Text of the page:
Date of Award
Bachelor of Science (BS)
Dr. Frank R. Karner
Campbell Red Lake Mines is a major gold producing mine located in Balmertown, Ontario on the Precambrian Shield. There are four main rock units recognized at the mine: “andesite”, “altered rock”, “siliceous rock”, and “Campbell diorite”. These units have been presumed to be igneous in origin and intruded by lamprophyre, quartz-feldspar porphyry, and grey dikes. Samples of the four rock units were taken from the mine and analyzed by macroscopic, microscopic, and x-ray diffraction techniques.
Field and laboratory observations suggest that the “andesite”, “altered rock” and “siliceous rock” are of sedimentary rather than igneous origin and are now metasediments. The preponderance of quartz and the presence of calcite and dolomite are evidences of sedimentary origin. These fine-grained foliated rocks belong to the greenschist facies and are products of low-grade regional metamorphism. The changes in the mineralogic composition and texture within the limits of the "altered rock" and “andesite” are also evidences of sedimentary origin. Gold is found in the quartz-carbonate veins of the “andesite” which is predominately in contact with the siliceous rock. The siliceous rock may be the source of silica for the “andesite”. The "Campbell diorite" however, may be of igneous origin and the source of fluids involved in alteration. The massive structure of the "Campbell diorite" and the relict pyroxene in the rock show that the rock is a metamorphosed igneous rock (saussurite rock).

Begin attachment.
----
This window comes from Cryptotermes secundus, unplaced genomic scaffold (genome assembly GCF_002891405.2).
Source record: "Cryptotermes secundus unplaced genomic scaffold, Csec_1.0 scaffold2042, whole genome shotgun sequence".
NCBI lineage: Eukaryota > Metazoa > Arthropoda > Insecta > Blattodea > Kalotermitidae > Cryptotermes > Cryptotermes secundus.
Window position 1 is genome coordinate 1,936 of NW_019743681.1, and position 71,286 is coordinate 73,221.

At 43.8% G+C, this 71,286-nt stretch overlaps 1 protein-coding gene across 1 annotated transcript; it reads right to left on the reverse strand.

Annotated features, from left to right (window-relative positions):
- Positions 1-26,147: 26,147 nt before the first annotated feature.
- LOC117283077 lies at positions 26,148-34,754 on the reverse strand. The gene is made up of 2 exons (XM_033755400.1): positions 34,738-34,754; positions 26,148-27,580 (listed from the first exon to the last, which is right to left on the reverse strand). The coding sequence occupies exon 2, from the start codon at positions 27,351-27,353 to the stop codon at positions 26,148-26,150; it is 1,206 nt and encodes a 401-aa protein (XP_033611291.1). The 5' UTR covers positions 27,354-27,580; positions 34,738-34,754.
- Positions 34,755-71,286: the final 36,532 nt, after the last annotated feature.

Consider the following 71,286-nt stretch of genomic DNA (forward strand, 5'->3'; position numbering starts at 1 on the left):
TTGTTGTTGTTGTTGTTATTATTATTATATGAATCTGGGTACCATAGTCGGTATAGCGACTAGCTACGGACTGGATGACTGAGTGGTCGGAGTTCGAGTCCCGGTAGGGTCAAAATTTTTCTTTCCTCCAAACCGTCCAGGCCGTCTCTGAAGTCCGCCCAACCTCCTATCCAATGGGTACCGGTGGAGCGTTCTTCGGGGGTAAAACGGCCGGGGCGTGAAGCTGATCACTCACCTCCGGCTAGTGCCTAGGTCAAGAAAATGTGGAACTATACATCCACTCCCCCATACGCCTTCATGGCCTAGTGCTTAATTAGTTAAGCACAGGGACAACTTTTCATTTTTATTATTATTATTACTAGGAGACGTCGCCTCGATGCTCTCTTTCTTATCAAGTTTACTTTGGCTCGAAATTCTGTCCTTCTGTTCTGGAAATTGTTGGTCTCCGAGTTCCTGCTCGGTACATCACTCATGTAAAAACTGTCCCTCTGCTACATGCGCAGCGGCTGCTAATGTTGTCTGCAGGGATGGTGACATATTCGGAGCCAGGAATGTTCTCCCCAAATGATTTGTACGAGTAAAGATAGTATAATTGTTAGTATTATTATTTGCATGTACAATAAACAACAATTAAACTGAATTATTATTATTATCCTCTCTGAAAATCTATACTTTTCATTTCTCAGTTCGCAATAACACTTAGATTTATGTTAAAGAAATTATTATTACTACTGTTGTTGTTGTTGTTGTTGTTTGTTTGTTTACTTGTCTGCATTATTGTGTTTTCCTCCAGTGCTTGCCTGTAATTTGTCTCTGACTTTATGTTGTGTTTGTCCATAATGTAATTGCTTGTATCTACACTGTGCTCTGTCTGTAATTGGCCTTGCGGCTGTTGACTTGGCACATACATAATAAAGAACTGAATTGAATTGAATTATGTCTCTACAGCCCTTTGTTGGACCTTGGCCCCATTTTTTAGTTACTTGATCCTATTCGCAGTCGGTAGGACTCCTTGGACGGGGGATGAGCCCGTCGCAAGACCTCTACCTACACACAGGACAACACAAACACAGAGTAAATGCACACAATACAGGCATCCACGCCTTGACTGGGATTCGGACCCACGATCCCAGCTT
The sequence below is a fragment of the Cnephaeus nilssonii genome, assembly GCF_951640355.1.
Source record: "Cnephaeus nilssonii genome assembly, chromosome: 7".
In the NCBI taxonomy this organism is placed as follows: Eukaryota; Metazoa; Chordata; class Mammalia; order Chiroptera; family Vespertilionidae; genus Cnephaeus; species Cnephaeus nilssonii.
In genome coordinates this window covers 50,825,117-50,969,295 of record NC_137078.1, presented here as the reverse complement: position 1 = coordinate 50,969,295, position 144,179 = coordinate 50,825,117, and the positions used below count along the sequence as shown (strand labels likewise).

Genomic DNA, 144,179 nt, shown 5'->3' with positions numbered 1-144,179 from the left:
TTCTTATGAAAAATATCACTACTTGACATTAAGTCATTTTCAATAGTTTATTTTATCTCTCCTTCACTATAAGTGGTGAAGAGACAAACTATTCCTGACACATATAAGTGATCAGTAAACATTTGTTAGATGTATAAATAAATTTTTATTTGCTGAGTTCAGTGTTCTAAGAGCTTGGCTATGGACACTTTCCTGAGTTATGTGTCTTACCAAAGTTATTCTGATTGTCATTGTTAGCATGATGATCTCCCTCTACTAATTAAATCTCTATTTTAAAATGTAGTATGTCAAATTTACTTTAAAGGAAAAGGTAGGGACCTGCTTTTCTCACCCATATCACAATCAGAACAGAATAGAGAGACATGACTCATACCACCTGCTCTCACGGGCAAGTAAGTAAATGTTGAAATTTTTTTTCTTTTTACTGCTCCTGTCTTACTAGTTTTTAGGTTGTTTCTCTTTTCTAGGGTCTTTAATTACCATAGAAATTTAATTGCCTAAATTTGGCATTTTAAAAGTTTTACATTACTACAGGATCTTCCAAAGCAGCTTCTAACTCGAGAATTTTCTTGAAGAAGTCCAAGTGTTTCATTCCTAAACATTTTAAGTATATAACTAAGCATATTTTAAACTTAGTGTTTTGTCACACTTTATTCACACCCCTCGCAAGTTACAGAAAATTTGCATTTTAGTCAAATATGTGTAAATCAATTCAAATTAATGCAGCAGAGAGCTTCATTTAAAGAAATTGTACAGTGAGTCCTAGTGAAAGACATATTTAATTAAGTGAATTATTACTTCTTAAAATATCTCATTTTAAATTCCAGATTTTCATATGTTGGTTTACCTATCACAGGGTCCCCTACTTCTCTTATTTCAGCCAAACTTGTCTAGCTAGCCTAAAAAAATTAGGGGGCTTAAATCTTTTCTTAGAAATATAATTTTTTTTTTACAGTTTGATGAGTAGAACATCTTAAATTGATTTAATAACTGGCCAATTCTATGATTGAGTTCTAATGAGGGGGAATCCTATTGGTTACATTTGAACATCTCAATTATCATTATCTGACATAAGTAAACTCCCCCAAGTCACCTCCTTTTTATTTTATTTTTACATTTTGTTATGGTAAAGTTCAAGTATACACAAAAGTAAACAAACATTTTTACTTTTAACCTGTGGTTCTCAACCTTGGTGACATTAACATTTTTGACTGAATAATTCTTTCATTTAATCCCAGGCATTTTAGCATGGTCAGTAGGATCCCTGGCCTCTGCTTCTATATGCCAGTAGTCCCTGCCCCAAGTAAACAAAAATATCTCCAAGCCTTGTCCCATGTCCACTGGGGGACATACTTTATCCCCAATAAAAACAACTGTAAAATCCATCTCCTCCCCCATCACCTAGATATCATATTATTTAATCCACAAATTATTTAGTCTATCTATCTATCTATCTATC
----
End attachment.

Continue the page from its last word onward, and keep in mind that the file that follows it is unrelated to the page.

Facca, Fosco V., "Petrography of Four Rock Units Exposed in the Campbell Red Lake Mines, Ontario" (1970). Undergraduate Theses and Senior Projects. 57.